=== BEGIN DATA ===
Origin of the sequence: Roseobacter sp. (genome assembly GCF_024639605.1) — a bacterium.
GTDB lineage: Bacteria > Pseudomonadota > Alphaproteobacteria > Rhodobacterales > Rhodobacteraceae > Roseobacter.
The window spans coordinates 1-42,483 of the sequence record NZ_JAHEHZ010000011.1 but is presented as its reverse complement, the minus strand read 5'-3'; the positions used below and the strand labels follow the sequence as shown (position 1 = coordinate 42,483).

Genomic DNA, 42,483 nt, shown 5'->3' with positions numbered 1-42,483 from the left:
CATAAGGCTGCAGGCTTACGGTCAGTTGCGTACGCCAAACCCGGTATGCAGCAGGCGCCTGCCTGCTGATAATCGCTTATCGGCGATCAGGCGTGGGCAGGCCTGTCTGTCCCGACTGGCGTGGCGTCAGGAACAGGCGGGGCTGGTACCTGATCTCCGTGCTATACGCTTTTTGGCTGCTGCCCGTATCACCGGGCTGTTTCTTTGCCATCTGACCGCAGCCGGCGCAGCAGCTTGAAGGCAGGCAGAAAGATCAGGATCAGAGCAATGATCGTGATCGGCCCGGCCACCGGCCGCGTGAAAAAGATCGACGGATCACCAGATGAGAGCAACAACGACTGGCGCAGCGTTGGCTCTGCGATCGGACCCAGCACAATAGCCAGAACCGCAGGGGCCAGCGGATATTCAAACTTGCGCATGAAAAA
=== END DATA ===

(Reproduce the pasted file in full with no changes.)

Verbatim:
Origin of the sequence: Roseobacter sp. (genome assembly GCF_024639605.1) — a bacterium.
GTDB lineage: Bacteria > Pseudomonadota > Alphaproteobacteria > Rhodobacterales > Rhodobacteraceae > Roseobacter.
The window spans coordinates 1-42,483 of the sequence record NZ_JAHEHZ010000011.1 but is presented as its reverse complement, the minus strand read 5'-3'; the positions used below and the strand labels follow the sequence as shown (position 1 = coordinate 42,483).

Genomic DNA, 42,483 nt, shown 5'->3' with positions numbered 1-42,483 from the left:
CATAAGGCTGCAGGCTTACGGTCAGTTGCGTACGCCAAACCCGGTATGCAGCAGGCGCCTGCCTGCTGATAATCGCTTATCGGCGATCAGGCGTGGGCAGGCCTGTCTGTCCCGACTGGCGTGGCGTCAGGAACAGGCGGGGCTGGTACCTGATCTCCGTGCTATACGCTTTTTGGCTGCTGCCCGTATCACCGGGCTGTTTCTTTGCCATCTGACCGCAGCCGGCGCAGCAGCTTGAAGGCAGGCAGAAAGATCAGGATCAGAGCAATGATCGTGATCGGCCCGGCCACCGGCCGCGTGAAAAAGATCGACGGATCACCAGATGAGAGCAACAACGACTGGCGCAGCGTTGGCTCTGCGATCGGACCCAGCACAATAGCCAGAACCGCAGGGGCCAGCGGATATTCAAACTTGCGCATGAAAAA